DETROIT (AP) -- The Detroit Tigers appear ready to part ways with Armando Galarraga, the right-hander who missed a perfect game last season when an umpire's wrong call cost him what would have been the final out.
1. A title for San Francisco. The Giants won their first World Series since 1954, but their first since moving from New York to San Francisco for the 1958 season. After torturous World Series defeats in 1962 (losing Game 7 to the Yankees with the winning run on base), 1989 (when an earthquake struck before Game 3) and 2002 (losing a potential Game 6 clincher after holding a five-run lead with nine outs to go), San Francisco rolled through the postseason on the strength of dominant homegrown pitching and a sprinkling of long-awaited good fortune. The Giants secured six of their 11 postseason wins without scoring more than three runs. Six games out of first place as late as Aug. 22, the Giants' 32-15 run to the title was an ode to joy for a yearning fan base. San Francisco ended the longest wait among current major league cities to see a World Series winner. That leaves seven with a title still on their bucket list: Houston (49 years), San Diego (42), Dallas (39), Seattle (34),
One of my favorite farcical moments in nightly viewings of the NHL (aside from watching a thug explain how he never intended to hurt the opponent who was just wheeled off the ice on a gurney) is when the down-low referee races in along the goal line, positions himself behind the cage and emphatically, endlessly, points to the puck to signify that a goal has been scored.
The Little League World Series will use expanded instant replay, and everyone's thrilled. The nation's 12-year-old titans now will have the benefit of at least 12 cameras and up to 16 playback machines, dissecting every close play of every game and making everything perfect. Making it all, you know, fair.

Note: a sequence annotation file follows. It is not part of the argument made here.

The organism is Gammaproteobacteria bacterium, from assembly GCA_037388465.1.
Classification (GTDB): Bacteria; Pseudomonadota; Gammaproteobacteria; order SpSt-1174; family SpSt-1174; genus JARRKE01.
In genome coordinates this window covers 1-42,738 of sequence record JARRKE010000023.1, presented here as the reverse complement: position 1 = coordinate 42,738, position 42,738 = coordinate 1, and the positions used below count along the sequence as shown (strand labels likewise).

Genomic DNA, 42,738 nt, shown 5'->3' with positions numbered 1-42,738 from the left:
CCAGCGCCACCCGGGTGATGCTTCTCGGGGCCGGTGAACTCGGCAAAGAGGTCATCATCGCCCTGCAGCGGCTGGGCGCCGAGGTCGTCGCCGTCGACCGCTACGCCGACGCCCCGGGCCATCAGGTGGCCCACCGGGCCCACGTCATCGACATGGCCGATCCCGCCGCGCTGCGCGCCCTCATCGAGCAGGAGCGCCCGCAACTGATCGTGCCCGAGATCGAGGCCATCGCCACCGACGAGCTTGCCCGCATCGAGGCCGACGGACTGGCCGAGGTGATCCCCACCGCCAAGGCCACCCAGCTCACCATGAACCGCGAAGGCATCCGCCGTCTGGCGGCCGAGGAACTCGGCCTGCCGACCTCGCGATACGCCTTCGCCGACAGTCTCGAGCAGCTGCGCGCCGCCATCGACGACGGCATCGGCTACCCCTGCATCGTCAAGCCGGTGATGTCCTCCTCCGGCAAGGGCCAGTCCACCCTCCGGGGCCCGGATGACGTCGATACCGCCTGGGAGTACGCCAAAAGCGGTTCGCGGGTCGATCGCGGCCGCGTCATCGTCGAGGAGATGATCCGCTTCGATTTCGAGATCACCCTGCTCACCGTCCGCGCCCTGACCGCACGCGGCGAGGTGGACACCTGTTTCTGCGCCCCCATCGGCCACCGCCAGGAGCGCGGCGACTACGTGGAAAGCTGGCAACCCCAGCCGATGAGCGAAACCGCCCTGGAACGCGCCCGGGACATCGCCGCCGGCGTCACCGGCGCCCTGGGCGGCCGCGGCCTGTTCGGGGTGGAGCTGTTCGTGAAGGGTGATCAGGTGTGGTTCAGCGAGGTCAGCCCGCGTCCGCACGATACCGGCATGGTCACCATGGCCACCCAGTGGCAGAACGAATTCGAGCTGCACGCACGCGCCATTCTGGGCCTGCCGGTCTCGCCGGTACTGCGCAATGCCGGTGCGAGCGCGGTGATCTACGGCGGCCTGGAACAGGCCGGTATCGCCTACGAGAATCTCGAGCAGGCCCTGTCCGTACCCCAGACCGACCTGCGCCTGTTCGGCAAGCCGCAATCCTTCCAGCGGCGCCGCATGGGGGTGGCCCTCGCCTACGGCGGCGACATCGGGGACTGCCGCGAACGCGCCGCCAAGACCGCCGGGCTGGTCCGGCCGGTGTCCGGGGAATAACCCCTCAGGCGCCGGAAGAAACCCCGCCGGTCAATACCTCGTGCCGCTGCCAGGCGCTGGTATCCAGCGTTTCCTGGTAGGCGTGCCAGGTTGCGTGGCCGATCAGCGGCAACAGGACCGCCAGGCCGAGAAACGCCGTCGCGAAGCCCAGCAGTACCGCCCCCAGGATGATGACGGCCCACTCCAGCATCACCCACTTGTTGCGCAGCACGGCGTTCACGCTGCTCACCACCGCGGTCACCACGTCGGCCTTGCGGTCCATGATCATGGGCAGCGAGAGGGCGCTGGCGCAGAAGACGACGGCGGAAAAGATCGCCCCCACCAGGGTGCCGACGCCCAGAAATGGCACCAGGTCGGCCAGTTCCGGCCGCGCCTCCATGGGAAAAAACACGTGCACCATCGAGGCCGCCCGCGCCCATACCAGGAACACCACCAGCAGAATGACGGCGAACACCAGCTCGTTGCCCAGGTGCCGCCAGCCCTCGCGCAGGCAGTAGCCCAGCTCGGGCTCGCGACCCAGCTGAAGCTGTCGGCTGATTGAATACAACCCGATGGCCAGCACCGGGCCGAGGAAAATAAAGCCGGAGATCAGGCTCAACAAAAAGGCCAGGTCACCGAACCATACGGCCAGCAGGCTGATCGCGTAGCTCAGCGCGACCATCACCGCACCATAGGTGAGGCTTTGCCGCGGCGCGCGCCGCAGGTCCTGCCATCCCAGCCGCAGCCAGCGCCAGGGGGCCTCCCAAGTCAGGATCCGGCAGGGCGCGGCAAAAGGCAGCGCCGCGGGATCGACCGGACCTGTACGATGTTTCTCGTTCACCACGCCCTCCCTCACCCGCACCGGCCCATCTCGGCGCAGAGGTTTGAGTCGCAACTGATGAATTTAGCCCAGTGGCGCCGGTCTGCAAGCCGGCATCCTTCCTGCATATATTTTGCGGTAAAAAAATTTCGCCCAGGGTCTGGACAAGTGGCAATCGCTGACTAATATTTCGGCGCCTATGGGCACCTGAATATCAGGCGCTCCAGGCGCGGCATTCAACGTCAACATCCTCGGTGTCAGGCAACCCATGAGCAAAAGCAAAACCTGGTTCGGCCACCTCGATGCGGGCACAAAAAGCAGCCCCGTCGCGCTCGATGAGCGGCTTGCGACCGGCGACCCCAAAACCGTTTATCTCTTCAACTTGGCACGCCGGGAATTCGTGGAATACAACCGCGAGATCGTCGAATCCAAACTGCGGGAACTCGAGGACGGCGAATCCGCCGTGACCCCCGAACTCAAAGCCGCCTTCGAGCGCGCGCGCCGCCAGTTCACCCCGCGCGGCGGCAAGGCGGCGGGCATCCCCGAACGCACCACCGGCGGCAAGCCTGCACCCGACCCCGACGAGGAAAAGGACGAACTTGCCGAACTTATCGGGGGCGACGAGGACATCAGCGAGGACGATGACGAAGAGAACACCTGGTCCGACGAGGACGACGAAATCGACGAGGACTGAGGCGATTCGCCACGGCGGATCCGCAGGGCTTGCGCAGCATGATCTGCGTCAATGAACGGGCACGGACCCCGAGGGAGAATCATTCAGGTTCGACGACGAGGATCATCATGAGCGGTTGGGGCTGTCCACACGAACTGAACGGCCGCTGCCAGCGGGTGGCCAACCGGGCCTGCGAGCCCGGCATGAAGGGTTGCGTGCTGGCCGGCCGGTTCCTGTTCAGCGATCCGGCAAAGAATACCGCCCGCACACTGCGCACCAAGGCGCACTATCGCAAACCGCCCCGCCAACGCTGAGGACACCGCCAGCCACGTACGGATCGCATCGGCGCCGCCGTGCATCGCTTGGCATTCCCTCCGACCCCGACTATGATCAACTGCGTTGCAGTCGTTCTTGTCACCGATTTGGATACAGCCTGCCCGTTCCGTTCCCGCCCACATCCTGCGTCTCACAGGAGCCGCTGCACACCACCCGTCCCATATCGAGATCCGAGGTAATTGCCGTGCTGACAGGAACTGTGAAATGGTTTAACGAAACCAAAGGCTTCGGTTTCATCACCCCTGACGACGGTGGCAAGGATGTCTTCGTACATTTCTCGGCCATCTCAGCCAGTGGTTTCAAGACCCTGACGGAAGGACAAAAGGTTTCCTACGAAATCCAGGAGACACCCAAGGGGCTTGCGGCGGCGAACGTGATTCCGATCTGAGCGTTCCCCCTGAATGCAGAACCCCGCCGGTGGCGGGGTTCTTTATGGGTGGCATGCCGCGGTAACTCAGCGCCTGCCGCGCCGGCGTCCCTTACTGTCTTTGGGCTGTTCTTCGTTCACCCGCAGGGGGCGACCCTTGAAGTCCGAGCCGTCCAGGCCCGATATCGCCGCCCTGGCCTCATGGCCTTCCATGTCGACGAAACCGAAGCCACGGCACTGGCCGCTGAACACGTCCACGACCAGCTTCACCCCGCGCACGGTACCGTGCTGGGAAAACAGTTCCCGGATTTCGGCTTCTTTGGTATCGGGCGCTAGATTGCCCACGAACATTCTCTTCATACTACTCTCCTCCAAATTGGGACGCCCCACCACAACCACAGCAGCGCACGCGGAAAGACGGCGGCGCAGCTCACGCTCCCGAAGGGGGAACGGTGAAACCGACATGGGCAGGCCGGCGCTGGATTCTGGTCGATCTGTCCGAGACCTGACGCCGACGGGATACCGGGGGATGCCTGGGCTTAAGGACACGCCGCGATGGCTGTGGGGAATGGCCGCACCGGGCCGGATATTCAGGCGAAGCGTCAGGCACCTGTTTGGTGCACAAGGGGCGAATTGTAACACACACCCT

What's next? Vuvuzelas at the ballpark? So thoroughly have pitchers put their imprint on the 2010 season that it has become difficult to tell a Cubs-White Sox game from a France-Uruguay match, except, for the time being, anyway, those incessant noisemakers that only make soccer more unwatchable for Americans.
As Tigers manager Jim Leyland mentioned several times after umpire Jim Joyce's whopper of a mistake on Wednesday night, humans tend to err. The story of Armando Galarraga and Joyce is a very human one indeed, and the nicest ending possible would have been the decision by a human to undo Joyce's error and award the perfect game Galarraga rightfully deserved.
Canada isn't known for developing advanced military technology (all due respect to the late, lamented Avro Arrow), but the government might want to look into the amazing cloaking properties of Flyers defender Chris Pronger. Apparently everything from his shoulders down is invisible to the prying eyes of officials.
If May seemed like an especially confrontational month for umpires, you should know that it wasn't. Ejections were the lowest of any May in the past seven years, according to an MLB Incident Report. Here are the ejections for May over the past seven years:
Jim Joyce's perfectly blown call Wednesday night was not an opportunity for commissioner Bud Selig to misuse the powers of his office to change what happened on the field. It was an opening to celebrate what happened after the call that cost Detroit pitcher Armando Galarraga the immortality of a perfect game.
Former Cubs pitcher Milt Pappas, owner of baseball's other most famous near-perfect game, told SI.com in an interview Thursday that he hopes Bud Selig overturns the bad call at first base that cost Tigers starter Armando Galarraga a perfect game Wednesday night.
Baseball commissioner Bud Selig is involved in high-level discussions regarding Tigers pitcher Armando Galarraga's near-perfect game and whether anything can and should be done to reverse umpire Jim Joyce's blown call that deprived Galarraga of immortality.
Baseball history's goat farm threw wide its paddock gate and welcomed a new member on Wednesday night. Merkle, Denkinger, Buckner, Bartman and all the rest, bleat hello to the mustachioed umpire, Jim Joyce, perhaps the only person -- either at Comerica Park or watching on television at home, even before slow-motion replays could be cued -- who believed that the 27th consecutive out that Tigers pitcher Armando Galarraga recorded against the Indians on Monday was not, in fact, an out.